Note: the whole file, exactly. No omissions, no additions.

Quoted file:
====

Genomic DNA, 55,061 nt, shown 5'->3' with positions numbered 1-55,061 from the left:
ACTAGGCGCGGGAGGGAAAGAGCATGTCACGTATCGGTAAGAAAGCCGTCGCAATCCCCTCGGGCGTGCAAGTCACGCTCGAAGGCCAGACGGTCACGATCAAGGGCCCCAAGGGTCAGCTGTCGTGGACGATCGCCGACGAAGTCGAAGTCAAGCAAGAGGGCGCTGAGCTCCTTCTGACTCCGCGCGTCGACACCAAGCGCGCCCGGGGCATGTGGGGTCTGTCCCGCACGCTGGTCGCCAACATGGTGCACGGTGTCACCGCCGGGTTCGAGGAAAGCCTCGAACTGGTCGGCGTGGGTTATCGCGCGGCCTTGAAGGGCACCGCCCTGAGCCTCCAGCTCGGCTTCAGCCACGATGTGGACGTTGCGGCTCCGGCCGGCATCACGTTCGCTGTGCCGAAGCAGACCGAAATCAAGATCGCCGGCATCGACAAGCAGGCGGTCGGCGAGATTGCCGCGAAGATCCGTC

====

Genomic DNA, 55,061 nt, shown 5'->3' with positions numbered 1-55,061 from the left:
ACTAGGCGCGGGAGGGAAAGAGCATGTCACGTATCGGTAAGAAAGCCGTCGCAATCCCCTCGGGCGTGCAAGTCACGCTCGAAGGCCAGACGGTCACGATCAAGGGCCCCAAGGGTCAGCTGTCGTGGACGATCGCCGACGAAGTCGAAGTCAAGCAAGAGGGCGCTGAGCTCCTTCTGACTCCGCGCGTCGACACCAAGCGCGCCCGGGGCATGTGGGGTCTGTCCCGCACGCTGGTCGCCAACATGGTGCACGGTGTCACCGCCGGGTTCGAGGAAAGCCTCGAACTGGTCGGCGTGGGTTATCGCGCGGCCTTGAAGGGCACCGCCCTGAGCCTCCAGCTCGGCTTCAGCCACGATGTGGACGTTGCGGCTCCGGCCGGCATCACGTTCGCTGTGCCGAAGCAGACCGAAATCAAGATCGCCGGCATCGACAAGCAGGCGGTCGGCGAGATTGCCGCGAAGATCCGTC